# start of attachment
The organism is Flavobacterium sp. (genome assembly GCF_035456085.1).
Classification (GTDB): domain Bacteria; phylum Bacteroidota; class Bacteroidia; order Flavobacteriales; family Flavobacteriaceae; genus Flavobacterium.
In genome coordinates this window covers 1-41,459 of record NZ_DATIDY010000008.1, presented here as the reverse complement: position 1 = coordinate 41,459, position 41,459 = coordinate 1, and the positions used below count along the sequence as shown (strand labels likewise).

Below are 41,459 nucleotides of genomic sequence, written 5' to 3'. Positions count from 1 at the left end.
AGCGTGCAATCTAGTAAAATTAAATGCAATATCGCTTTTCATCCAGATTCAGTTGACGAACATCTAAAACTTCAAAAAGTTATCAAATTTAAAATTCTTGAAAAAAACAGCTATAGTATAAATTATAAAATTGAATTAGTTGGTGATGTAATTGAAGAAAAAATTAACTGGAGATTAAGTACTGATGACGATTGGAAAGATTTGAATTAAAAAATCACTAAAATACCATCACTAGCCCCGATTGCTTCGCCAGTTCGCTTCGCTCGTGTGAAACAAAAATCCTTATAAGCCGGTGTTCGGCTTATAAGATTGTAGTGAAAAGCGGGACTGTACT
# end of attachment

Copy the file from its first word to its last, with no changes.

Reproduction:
The organism is Flavobacterium sp. (genome assembly GCF_035456085.1).
Classification (GTDB): domain Bacteria; phylum Bacteroidota; class Bacteroidia; order Flavobacteriales; family Flavobacteriaceae; genus Flavobacterium.
In genome coordinates this window covers 1-41,459 of record NZ_DATIDY010000008.1, presented here as the reverse complement: position 1 = coordinate 41,459, position 41,459 = coordinate 1, and the positions used below count along the sequence as shown (strand labels likewise).

Below are 41,459 nucleotides of genomic sequence, written 5' to 3'. Positions count from 1 at the left end.
AGCGTGCAATCTAGTAAAATTAAATGCAATATCGCTTTTCATCCAGATTCAGTTGACGAACATCTAAAACTTCAAAAAGTTATCAAATTTAAAATTCTTGAAAAAAACAGCTATAGTATAAATTATAAAATTGAATTAGTTGGTGATGTAATTGAAGAAAAAATTAACTGGAGATTAAGTACTGATGACGATTGGAAAGATTTGAATTAAAAAATCACTAAAATACCATCACTAGCCCCGATTGCTTCGCCAGTTCGCTTCGCTCGTGTGAAACAAAAATCCTTATAAGCCGGTGTTCGGCTTATAAGATTGTAGTGAAAAGCGGGACTGTACT